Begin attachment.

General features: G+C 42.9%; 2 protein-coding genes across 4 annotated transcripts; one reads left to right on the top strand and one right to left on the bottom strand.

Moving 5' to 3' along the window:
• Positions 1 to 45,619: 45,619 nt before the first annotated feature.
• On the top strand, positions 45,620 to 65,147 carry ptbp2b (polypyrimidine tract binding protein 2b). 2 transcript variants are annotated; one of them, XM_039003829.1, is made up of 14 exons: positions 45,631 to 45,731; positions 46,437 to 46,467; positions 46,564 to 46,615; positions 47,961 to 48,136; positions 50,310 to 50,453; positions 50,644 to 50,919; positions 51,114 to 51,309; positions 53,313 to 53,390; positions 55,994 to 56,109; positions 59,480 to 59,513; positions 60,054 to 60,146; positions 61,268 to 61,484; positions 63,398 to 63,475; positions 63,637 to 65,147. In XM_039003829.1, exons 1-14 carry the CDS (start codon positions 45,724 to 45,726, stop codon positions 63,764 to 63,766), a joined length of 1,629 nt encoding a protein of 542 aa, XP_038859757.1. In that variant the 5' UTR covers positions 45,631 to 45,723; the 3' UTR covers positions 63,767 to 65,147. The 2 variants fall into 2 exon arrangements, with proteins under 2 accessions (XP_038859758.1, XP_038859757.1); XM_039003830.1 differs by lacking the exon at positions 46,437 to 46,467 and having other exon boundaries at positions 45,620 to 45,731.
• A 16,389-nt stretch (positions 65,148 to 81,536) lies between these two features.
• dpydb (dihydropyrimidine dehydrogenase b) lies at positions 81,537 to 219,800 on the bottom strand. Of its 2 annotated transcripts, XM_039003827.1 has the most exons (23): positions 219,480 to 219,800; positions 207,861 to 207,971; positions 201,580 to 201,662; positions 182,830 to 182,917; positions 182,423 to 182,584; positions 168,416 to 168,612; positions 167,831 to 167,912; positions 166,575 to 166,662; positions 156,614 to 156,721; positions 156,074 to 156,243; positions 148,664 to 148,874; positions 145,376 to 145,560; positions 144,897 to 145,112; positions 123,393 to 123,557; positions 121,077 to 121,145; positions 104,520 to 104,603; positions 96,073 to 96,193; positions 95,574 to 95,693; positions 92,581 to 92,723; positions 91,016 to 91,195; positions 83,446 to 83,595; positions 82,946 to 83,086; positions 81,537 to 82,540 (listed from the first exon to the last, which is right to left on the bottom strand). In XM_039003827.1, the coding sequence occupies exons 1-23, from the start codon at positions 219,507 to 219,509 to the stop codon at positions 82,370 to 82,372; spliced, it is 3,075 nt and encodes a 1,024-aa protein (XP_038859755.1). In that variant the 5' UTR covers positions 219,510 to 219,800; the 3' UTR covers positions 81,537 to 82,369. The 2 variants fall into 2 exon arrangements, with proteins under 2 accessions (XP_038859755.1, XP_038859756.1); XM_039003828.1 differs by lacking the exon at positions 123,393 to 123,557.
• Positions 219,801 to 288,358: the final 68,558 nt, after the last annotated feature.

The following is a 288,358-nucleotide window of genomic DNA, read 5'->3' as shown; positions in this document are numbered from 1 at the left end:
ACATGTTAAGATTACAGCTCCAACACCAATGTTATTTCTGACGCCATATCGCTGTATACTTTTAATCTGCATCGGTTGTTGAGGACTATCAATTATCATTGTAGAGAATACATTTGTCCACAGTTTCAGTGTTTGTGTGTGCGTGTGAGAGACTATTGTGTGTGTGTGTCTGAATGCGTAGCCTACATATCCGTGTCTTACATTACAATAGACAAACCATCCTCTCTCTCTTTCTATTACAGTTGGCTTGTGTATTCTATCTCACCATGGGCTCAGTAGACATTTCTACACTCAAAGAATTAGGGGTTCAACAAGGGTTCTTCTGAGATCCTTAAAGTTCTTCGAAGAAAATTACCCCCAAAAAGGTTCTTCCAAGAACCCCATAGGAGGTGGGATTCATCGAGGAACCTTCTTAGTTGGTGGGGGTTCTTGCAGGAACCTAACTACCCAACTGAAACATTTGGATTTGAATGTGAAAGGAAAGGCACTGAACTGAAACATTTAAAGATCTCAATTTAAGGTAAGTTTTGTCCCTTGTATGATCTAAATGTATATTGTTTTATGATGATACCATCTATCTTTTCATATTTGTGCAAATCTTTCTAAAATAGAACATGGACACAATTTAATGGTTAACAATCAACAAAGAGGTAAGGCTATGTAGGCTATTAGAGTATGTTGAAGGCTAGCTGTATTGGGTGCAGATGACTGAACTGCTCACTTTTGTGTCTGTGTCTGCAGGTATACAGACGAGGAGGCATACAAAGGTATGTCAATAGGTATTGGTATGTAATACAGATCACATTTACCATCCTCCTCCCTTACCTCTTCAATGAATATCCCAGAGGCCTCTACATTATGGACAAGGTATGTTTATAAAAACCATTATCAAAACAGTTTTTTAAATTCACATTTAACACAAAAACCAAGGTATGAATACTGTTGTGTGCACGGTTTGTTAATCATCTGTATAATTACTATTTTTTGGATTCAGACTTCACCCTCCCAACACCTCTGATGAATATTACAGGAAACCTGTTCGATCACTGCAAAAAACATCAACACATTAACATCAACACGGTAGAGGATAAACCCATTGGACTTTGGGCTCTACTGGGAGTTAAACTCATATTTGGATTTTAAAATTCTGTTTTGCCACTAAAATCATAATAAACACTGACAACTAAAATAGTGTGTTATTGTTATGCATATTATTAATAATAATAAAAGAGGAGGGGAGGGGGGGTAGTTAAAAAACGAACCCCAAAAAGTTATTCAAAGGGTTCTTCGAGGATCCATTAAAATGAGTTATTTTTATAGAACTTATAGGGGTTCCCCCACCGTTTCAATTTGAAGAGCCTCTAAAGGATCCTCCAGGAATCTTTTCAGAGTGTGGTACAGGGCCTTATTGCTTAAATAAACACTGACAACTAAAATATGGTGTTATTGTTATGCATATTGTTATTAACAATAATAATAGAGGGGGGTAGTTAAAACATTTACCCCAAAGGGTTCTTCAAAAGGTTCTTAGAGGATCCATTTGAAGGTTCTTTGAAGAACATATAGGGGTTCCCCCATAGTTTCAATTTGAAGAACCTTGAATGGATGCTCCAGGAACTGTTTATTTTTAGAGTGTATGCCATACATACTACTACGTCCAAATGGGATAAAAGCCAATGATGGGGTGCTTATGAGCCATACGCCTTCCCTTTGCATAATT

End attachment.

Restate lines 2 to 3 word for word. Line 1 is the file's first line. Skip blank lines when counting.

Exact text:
Moving 5' to 3' along the window:
• Positions 1 to 45,619: 45,619 nt before the first annotated feature.